Chris and I want to share what we’ve learned and our experience working in the home and real estate industry for many years to help you create the best possible experience during your home renovation!
It can be a scary process when you begin a home remodel. There are many emotions that go into renovating your home. Trusting someone with your home and putting it in their hands to bring your vision to life can be nerve wrecking. Placing your hard earned resources into your remodel also adds tremendous pressure. You’ve worked incredibly hard to acquire the resources to even begin remodeling your home, and now that you are here we want to help guide you through two potential problems that may arise while working with a contractor. We’re sharing the top two things that can go wrong when you hire a contractor and how to avoid them to create the best possible experience during your home remodel!
Over the years we’ve have heard some real horror stories from friends that have hired contractors to complete a home renovation project. Most of the problems we’ve heard stem from two primary areas;
1) COMMUNICATION: Many people have felt that the contractor just didn’t listen to their goals. And the contractor did not give clear and consistent updates as to progress and/or challenges.
Communication needs to be more than verbal conversations. Clearly defined goals written on a scope of work document is a must! Without your goals written down it creates gray areas or confusion. From our experience, if it’s not written down, it won’t likely happen. Also, make sure the scope of work document shows a start date and completion date. Confirm how updates on the progress of your home will be communicated so you know if things are on schedule. Over communicating, written communication and getting rid of any gray areas is the key to a smooth renovation!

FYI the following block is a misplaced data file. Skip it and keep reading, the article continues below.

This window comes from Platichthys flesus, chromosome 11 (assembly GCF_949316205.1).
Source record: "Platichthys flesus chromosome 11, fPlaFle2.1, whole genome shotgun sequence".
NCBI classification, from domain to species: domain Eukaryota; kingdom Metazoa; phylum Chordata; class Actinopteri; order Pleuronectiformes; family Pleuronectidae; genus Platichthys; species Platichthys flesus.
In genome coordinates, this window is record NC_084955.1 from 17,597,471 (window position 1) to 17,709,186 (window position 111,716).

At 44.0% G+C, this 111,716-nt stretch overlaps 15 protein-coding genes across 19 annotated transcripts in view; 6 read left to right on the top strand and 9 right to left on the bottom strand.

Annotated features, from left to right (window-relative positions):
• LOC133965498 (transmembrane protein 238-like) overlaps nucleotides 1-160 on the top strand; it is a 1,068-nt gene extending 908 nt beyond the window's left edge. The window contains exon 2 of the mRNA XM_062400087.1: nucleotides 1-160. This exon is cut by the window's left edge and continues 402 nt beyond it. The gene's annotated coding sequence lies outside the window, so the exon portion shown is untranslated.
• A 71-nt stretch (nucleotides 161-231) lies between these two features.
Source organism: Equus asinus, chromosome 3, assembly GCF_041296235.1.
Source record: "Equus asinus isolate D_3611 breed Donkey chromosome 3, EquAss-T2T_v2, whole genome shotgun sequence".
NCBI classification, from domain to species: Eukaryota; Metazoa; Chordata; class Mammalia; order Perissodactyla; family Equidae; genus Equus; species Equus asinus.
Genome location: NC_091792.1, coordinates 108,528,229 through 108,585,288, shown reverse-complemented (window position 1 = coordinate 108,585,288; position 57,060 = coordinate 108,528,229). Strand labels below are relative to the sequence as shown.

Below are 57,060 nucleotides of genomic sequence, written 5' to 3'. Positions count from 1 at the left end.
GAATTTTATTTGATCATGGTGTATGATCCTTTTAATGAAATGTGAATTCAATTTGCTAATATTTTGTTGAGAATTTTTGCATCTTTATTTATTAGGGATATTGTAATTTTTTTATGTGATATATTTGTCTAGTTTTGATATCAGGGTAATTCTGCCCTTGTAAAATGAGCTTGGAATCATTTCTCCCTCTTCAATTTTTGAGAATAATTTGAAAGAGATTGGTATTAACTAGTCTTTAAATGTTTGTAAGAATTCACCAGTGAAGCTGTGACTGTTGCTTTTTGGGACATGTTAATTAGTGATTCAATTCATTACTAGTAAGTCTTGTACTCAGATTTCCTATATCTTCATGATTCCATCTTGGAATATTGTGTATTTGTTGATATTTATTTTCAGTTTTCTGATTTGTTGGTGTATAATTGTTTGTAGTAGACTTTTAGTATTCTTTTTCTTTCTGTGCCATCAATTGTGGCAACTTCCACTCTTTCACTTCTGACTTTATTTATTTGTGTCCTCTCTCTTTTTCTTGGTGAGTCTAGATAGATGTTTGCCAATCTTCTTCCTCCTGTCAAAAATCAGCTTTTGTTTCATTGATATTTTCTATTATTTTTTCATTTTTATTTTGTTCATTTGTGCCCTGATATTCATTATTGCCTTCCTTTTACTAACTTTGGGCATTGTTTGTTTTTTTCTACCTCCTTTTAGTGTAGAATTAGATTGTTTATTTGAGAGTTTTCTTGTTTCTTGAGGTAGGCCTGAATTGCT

2) BUDGET: This is by far the most communicated problem of renovation projects. Many people feel like they are being taken advantage of when budgets rise and there is no clear communication that helps them understand why.
The budget also has to be well communicated, clear and concise. Have clear budgets been listed on the contract associated to the scope of work? The scope of work defined on your contract should be accompanied with a firm budget. The only thing that should alter the budget is a CHANGE ORDER. A change order falls under one of two categories; a) the client has determined they want to change something from the original scope of work as defined in contract or b) once the contractor initiated work, there were unknown issues that must be resolved. Meaning things they could not see when providing the budget. This could be things like plumbing issues behind walls, dry rot of subfloor or problems with electrical. The change order(s) should be part of the contract and be signed by you and your contractor.
It is possible to complete a home renovation project and be happy with the experience! Over communicating and having a clear budget will help to make this exciting time less stressful and more enjoyable!
-Chris & Mitzi